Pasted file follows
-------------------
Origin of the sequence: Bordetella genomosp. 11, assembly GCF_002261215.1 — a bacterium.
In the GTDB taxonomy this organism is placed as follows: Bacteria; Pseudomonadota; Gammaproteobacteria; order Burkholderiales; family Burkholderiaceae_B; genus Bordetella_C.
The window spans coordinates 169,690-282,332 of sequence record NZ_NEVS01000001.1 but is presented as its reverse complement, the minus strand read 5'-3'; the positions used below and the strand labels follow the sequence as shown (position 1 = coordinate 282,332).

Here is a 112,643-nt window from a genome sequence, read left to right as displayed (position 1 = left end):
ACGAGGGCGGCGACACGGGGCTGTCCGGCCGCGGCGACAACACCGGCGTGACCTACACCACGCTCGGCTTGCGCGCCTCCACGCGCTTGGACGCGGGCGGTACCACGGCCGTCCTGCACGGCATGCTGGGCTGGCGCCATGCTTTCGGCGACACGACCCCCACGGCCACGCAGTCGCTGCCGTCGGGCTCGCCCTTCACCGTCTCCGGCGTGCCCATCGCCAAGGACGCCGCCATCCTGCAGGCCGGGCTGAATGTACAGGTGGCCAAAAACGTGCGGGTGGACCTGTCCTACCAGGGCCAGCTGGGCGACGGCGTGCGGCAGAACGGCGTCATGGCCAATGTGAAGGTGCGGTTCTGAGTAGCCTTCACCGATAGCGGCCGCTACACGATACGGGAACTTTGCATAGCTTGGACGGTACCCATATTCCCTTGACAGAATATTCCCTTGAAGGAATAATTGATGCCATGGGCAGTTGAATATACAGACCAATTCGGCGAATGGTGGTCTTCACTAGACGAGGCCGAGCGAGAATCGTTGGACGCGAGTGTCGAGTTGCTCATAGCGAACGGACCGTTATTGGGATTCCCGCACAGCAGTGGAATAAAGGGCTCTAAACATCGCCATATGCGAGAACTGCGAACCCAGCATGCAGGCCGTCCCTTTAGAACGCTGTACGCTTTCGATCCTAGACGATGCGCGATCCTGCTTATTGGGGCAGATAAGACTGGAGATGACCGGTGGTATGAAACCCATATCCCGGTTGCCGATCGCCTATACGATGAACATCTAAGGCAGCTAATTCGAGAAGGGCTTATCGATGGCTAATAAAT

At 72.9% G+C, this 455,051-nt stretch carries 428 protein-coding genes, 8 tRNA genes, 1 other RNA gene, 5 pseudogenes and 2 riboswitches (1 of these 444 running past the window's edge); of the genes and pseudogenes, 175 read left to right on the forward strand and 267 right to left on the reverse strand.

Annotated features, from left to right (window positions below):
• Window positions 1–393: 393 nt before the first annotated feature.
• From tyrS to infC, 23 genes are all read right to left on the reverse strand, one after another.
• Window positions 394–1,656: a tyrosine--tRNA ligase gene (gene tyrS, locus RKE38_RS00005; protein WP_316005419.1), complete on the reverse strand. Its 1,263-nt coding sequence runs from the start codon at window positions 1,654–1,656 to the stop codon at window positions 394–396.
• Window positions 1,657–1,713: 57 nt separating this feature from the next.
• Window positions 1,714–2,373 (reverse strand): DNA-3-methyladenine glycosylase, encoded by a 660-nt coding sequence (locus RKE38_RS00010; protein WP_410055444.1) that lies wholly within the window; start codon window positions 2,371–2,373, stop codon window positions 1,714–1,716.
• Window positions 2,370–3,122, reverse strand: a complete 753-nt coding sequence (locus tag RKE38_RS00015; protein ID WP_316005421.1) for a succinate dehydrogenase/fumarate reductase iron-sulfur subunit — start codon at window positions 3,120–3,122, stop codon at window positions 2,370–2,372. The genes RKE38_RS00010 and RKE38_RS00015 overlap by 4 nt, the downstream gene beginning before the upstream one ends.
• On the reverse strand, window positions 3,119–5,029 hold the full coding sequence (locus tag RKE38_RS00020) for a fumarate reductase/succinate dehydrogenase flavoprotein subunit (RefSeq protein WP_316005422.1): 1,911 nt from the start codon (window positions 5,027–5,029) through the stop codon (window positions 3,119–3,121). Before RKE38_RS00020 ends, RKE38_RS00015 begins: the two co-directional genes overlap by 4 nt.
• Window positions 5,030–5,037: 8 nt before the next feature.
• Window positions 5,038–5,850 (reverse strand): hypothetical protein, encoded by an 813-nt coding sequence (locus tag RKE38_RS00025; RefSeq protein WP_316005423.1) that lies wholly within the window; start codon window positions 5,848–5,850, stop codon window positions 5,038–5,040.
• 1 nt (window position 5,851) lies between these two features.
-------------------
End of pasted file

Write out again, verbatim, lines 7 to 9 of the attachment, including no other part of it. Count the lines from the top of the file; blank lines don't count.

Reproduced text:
Annotated features, from left to right (window positions below):
• Window positions 1–393: 393 nt before the first annotated feature.
• From tyrS to infC, 23 genes are all read right to left on the reverse strand, one after another.